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I tried to answer an earlier question as to uses of GRR, just from my reading, although i do not understand GRR. Today i tried to understand the possible idea behind GRR. After editing my answer accordingly, it occurred to me i was asking a question instead of giving an answer. My question is roughly whether the following speculation is in the ball park as to the purpose of GRR.

I've been thinking about Riemann Roch today, and reading Riemann. After dealing with a fixed divisor D, Riemann observes that his result proves every divisor of degree g+1 dominates the pole divisor of a non constant meromorphic function. Then he says that it may be possible to find a special divisor of even lower degree that dominates the poles of a non constant function. I.e. he begins to vary the divisor. By a rank calculation he shows one cannot expect a non constant function unless the pole divisor has degree at least (g/2)+1.

Now following his lead, we are led to vary the curve instead of the divisor. E.g. we might consider the family of curves over the moduli space. Then a good Riemann Roch theorem should let us relate the riemann roch theorem for the curve fibers, to a conclusion for a related sheaf on the base space., like a kunneth type formula, relating cohomology of base space total space and fiber.

I.e. a nice divisor like the canonical divisor on a curve, should be cut out on each curve fiber by a divisor on the total space, by intersecting it with each curve. (e.g. we could restrict the sheaf O(1) on the plane, to every curve of degree 4.) then we can push this sheaf from the total space down to the base space, i.e. the moduli space of curves. A good relative riemann roch theorem would then relate the universal canonical sheaf on the total space, to the canonical sheaves on the curve fibers, and the cohomology of the push down of the universal sheaf to the base space, the moduli space of curves.

Ideally such a relation would let one compute invariants of sheaves on the moduli space that do arise by pushing down sheaves on the total space of curves. Hopeful applications might include finding ample sheaves on Mg, hence proving projectivity, and computing invariants of the canonical sheaf on Mg, hence potentially estimating the kodaira dimension.

Now this is all speculation since i do not understand even the statement of the GRR, and have not read the paper of Harris-Mumford in which the application i cited above is made. Moreover I have never seen any proof of kodaira dimension of Mg using this method. Perhaps someone more knowledgable will comment on these speculative applications?

Is this roughly the idea behind GRR and Mumford's applications of it? I.e. is the idea of GRR to understand the cohomology of a sheaf on a base space which arises as a push down, by restricting it to the fibers of the map? and how helpful is this in practice?

specific question: if chi(O) is constant on fibers, does GRR allow one to determine chi(O) of either total space or base space from the other?

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I'm not an algebraic geometer (but some of them are my best friends), so my instinctive reaction is: "Geez, if you don't understand GRR, what chance do the rest of us have?" –  Deane Yang Apr 27 '11 at 2:23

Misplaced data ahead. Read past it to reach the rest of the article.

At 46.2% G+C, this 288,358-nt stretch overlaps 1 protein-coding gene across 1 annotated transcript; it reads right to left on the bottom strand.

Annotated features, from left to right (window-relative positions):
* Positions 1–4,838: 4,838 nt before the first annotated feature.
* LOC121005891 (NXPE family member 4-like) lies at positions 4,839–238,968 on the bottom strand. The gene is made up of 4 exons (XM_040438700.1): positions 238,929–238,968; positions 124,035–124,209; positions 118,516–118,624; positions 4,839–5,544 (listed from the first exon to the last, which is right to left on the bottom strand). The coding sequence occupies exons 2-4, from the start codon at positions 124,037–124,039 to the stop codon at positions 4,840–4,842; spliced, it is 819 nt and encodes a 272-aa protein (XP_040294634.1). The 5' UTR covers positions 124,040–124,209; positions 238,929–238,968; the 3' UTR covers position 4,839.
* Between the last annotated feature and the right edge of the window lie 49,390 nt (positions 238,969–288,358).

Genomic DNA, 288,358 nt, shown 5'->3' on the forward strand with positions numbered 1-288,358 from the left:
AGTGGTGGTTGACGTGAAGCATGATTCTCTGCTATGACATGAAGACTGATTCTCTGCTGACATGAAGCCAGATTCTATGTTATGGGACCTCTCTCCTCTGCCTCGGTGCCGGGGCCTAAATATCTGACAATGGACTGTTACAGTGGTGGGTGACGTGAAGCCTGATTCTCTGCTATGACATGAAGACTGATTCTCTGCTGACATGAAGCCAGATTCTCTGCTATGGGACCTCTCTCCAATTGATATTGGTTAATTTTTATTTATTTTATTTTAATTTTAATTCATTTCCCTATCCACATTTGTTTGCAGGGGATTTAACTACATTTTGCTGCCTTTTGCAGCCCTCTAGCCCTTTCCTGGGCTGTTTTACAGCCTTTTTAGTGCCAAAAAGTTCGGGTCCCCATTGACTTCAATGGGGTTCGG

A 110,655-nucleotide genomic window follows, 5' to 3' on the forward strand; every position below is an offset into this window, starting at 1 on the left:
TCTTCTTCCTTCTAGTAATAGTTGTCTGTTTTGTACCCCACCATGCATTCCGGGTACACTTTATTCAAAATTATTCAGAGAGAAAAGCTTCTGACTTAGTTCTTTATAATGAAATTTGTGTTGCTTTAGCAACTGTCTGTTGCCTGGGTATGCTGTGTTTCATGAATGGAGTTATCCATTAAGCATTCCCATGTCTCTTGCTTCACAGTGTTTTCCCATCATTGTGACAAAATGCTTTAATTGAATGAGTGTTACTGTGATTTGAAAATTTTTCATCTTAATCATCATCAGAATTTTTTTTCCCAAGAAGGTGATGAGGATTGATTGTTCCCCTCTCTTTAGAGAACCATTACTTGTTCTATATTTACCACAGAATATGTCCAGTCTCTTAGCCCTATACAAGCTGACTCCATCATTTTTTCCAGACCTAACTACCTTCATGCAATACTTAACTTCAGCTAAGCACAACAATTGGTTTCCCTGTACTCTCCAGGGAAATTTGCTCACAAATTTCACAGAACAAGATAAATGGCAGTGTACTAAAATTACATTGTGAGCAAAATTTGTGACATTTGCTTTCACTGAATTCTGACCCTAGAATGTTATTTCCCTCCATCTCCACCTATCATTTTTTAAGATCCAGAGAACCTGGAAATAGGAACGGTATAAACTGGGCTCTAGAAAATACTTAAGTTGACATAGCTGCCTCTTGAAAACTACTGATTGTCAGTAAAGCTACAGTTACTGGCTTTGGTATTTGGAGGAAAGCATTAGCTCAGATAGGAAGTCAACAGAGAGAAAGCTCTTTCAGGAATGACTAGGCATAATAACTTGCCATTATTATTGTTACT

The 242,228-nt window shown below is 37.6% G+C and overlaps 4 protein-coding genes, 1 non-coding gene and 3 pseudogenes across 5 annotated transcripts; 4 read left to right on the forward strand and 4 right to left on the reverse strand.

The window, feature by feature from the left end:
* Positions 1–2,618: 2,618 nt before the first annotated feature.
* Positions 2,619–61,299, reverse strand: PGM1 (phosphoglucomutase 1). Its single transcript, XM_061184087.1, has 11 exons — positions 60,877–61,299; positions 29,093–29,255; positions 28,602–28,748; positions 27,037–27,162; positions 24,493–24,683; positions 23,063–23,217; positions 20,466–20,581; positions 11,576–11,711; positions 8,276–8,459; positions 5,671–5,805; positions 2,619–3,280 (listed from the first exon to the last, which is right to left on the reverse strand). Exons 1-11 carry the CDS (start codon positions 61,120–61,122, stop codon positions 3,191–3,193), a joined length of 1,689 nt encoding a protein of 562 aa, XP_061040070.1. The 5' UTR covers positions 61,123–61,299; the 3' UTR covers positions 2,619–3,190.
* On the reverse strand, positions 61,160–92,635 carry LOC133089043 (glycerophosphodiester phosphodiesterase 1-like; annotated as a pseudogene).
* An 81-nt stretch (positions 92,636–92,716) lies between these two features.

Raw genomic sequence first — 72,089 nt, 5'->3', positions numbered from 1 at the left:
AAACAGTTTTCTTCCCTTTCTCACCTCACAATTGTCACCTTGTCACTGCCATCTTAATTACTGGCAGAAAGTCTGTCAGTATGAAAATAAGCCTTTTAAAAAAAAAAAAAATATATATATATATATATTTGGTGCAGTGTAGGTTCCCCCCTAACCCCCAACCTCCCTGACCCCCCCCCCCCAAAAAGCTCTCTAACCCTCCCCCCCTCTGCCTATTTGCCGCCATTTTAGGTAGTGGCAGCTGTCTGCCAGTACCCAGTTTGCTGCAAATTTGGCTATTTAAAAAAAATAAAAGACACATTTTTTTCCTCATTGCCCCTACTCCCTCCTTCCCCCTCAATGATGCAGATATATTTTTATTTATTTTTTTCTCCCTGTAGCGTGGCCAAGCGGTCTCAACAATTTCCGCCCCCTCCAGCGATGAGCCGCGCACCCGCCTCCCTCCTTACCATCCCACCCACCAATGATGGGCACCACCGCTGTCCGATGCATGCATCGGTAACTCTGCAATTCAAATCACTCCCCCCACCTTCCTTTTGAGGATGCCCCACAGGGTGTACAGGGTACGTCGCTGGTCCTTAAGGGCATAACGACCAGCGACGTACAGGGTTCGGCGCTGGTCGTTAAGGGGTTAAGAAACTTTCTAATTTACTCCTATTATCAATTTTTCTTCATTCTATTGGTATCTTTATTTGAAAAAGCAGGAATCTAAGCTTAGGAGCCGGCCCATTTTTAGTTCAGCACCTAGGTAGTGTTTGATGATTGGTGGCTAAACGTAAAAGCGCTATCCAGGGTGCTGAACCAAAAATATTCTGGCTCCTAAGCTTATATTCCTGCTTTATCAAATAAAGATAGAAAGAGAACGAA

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remember not everyone who calls himself an algebraic geometer actually understands the subject. i spent years trying to learn enough to teach basic graduate algebra because my department assumed an algebraic geometer should know some algebra. from what little i do understand, my main advice here is that to understand riemann roch, i suggest perhaps reading riemann before borel - serre. ("not that there's anything wrong with that..") –  roy smith Apr 27 '11 at 2:57
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Actually, I really like the answers so far. –  Donu Arapura Apr 27 '11 at 15:49
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These answers, for me, are just terrific! I really appreciate the care they took and the generosity of sharing these insights. I have not had time to read them all in detail yet but I will tonight. I will pick one as apparently I should, but really it is their union that has helped me so much. Thank you! –  roy smith Apr 27 '11 at 16:50
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I think I have never seen such wonderful answers. I accepted the three most detailed ones, and the other two also contained helpful insights. You guys have given me something years of study have not provided. (I even have a hand written copy of Mumford's manuscript for his enumerative geometry of moduli paper which he gave me in 1981 or so, but that I never fathomed). My great thanks! –  roy smith Apr 28 '11 at 4:40

5 Answers 5

up vote 17 down vote accepted

Here is how I think about G-R-R in the context of moduli of curves. I realize now that I wrote something quite long.

Let me recall first the definition of the tautological ring. As a consequence of the results on the birational geometry of $\overline M_g$ that there is no hope of understanding the whole Chow ring of $\overline M_g$ -- for instance, unlike in misleading low genus examples, the Chow ring will in general be infinite-dimensional. In David Mumford's "Towards an enumerative geometry..." he he introduces a finite-dimensional subring of the Chow ring which contains all "geometrically natural" classes in the Chow ring and proposes studying it instead, and this subring is called the tautological ring. Let me quote: